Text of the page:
PDA

View Full Version : Share bits of culture from your background that you like



SWAHILLI_PRINCE16
03-28-2017, 06:34 PM
It will be interesting to see different cultures in Africa that is associated with you. I think that is another part of your heritage as well as ancestry. Share bits of your culture you like and feel connected to and like.

Food: Chapati and coconut kidney beans are my favourite food.

14746

Swahili Halwa.

14750

Matobosha or hot sweet porridge are my fave i normally have it on special.

14747

Games: Swahili stick dance which are hosted in weddings, guess who wins the battles aye ;)

14748

Music: Swahili taarab from Zanzibar.


https://www.youtube.com/watch?v=nD17AMG1ieg

Traditional clothing:

14749

jaderose22
03-30-2017, 07:21 PM
I'm american not African and I like that staple foods are usually meat based.

lightofurlife
06-20-2017, 09:14 AM
I'm Black American, Lousiana Creole

And I love our Language (Creole) Our accents when we speak English

Our Food
Gumbo, Jambalya, Beignets, Oxtail Soup, Crawfish


Our Religions:
Catholicism
Voodoo and Hoodoo which we derived from our African homelands

Our Music:
Zydeco, Jazz, Swamp Pop, Blues, Negroe Spirituals

Awale
08-02-2017, 10:06 PM
The Sheikh is not a nationalist by any stretch of the imagination but he does carry around a sense of connection to his ethnic and regional roots as can be seen via the flags on his profile. At any rate, I've always quite liked the way various Early-Modern Horn Africans and East-Central Northern-Sudanese folk dressed:

Somalis (https://drive.google.com/drive/folders/0B2ARnUeK-Y8WdDlGa2d5RHpHWms?usp=sharing)
Bejas (https://drive.google.com/drive/folders/0B2ARnUeK-Y8WX2FYcklpMTIzTzg?usp=sharing)
Habeshas (https://drive.google.com/drive/folders/0B2ARnUeK-Y8WQlBreUtOVjVpWG8?usp=sharing)

I grew up eating and love Beer (http://xawaash.com/?p=1826#sthash.71090SLi.dpbs), Canjeero (http://xawaash.com/?p=1548), Laxoox (https://en.wikipedia.org/wiki/Lahoh), Bariis (http://xawaash.com/?p=471) and Basto (http://xawaash.com/?p=8505#sthash.3f4gNugP.dpbs) as much as the next guy. The sheikh also finds himself listening to some 70s-to-80s Somali music (https://www.youtube.com/results?search_query=somali+music+from+the+80s) as well as some current stuff from across the region from time to time. I listen to random Oromo stuff (https://www.youtube.com/watch?v=EUw3fUmaC28) quite often, actually. I've never quite gotten into Somali poetry, though. My mother often recites or essentially sings some for me (including ones composed for me :lol:) from time to time but that's about it.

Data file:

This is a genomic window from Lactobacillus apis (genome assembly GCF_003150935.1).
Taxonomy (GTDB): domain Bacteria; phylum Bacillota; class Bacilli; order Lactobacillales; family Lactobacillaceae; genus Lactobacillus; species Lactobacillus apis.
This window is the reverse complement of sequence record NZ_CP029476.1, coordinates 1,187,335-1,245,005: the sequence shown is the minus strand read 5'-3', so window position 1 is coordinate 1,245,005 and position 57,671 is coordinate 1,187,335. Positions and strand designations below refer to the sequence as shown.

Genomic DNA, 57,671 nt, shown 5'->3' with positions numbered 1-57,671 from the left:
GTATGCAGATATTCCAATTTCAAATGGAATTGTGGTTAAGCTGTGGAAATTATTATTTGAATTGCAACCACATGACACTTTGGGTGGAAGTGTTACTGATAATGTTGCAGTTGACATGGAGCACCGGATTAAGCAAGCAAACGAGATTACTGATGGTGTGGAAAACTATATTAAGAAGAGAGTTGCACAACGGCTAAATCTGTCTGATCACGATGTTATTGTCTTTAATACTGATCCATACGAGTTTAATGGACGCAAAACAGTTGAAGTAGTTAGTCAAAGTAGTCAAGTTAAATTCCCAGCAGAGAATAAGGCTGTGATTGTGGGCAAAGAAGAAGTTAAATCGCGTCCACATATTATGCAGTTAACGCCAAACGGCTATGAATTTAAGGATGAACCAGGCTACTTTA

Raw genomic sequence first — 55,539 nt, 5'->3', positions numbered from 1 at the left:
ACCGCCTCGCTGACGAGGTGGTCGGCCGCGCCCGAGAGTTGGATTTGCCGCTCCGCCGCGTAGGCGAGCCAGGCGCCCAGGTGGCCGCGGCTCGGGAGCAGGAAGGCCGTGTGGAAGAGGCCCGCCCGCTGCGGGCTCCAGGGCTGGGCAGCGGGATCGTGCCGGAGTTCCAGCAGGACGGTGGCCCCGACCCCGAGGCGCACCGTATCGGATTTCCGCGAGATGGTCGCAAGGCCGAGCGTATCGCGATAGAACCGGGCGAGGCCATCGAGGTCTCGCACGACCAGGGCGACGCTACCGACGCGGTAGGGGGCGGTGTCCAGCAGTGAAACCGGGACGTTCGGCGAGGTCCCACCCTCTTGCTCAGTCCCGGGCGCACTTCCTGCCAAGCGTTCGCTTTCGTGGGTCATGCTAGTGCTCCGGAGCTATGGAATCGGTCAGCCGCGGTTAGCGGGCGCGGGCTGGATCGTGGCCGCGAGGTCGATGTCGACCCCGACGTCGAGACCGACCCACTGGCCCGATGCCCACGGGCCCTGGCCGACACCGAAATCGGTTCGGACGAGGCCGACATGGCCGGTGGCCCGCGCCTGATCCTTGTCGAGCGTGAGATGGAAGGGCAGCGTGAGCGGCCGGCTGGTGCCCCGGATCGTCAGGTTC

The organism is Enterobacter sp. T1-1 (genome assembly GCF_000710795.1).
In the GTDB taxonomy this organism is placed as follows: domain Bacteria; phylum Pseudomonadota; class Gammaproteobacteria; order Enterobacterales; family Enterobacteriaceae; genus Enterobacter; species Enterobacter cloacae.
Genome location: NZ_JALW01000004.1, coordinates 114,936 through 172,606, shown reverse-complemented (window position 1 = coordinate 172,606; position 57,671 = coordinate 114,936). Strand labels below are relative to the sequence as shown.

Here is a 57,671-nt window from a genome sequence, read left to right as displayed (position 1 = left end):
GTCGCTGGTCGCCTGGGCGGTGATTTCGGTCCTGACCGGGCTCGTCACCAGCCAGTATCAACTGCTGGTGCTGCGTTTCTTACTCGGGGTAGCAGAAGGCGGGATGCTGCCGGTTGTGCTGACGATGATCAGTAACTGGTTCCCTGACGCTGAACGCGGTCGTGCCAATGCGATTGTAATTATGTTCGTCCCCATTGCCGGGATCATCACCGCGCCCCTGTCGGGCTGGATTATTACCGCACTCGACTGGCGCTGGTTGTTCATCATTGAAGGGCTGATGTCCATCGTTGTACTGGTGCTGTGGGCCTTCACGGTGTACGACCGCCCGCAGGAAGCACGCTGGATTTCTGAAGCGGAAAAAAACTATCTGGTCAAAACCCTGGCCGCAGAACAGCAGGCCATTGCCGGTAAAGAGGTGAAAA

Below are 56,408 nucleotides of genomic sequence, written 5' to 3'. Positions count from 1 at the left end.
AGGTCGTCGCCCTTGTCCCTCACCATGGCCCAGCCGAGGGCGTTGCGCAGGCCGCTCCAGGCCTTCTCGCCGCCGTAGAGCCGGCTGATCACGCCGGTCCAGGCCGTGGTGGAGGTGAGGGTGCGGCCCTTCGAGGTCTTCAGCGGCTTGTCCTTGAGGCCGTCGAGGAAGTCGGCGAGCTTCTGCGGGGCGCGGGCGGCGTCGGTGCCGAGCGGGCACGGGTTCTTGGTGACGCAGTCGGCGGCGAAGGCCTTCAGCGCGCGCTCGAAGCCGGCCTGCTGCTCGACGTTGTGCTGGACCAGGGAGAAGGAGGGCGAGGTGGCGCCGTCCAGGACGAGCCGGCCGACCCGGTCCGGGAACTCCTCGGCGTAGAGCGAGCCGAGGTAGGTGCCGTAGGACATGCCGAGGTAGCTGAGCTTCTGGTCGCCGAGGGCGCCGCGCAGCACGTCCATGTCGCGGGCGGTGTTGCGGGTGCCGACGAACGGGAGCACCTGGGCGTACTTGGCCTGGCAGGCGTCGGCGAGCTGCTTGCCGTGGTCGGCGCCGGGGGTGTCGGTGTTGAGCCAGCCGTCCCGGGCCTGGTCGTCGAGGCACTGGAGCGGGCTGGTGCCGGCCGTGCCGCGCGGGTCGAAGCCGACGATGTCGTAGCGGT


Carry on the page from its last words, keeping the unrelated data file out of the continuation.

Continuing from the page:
drobbah
08-02-2017, 10:17 PM
It will be interesting to see different cultures in Africa that is associated with you. I think that is another part of your heritage as well as ancestry. Share bits of your culture you like and feel connected to and like.

Food: Chapati and coconut kidney beans are my favourite food.



In Somaliland (self declared Republic in NW Somalia) we also eat Chapati perhaps it was learned in Aden or brought by Indian merchants/soldiers for the British Empire.In Somali we call it sabaayad
http://www.mysomalifood.com/wp-content/uploads/2009/05/Sabaayad-1.jpg

Awale
08-02-2017, 10:20 PM
In Somaliland (self declared Republic in NW Somalia) we also eat Chapati perhaps it was brought with the English who brought Indians with them ofcourse.Somali we call it sabaayad

Somalis in other regions eat it too. I ate it a lot as a kid (still do from time to time). My mother had this funny habit of cutting it up into little pieces, throwing said pieces into a bowl and then mixing in sugar and tea. Simply put, it was sublime.

drobbah
08-02-2017, 10:29 PM
Somalis in other regions eat it too. I ate it a lot as a kid (still do from time to time). My mother had this funny habit of cutting it up into little pieces, throwing said pieces into a bowl and then mixing in sugar and tea. Simply put, it was sublime.
I had no clue other Somalis eat sabaayad as I grew up with fellow Northerns (including Galbeed Somalis).I remember growing up I had a Reer konfuur neighbour who used to bring us fresh sugary malawax every Saturday morning.Southerners also have a unique food called Cambuulo but I have never personally tried it

blackflash16
08-02-2017, 10:34 PM
I had no clue other Somalis eat sabaayad as I grew up with fellow Northerns (including Galbeed Somalis).I remember growing up I had a Reer konfuur neighbour who used to bring us fresh sugary malawax every Saturday morning.Southerners also have a unique food called Cambuulo but I have never personally tried it

Interesting. My parents are from Taleh and Las Anod and they both call it Kamis, I always assumed sabaayad was the southern name for it.

drobbah
08-02-2017, 10:38 PM
Interesting. My parents are from Taleh and Las Anod and they both call it Kamis, I always assumed sabaayad was the southern name for it.
Even in the North the dialects vary between east (Sool iyo Sanaag) and west (Awdal iyo gobolka Gabiley) regardless of clan affialiation.So maybe that's why we have different words for this perhaps?

Awale
08-02-2017, 10:41 PM
Southerners also have a unique food called Cambuulo but I have never personally tried it

Hahah, that's consumed in my house sometimes cos there are two young women from the south living with us (work for my mother at her shop). It's usually popular among the Hawiye clan members there from what my mother says. It's apparently unbearable or tasteless without lots of sugar. The amount I see them pouring onto it in order to make it "tastey" looks like a real recipe for diabeetus. :lol:


I had no clue other Somalis eat sabaayad as I grew up with fellow Northerns (including Galbeed Somalis).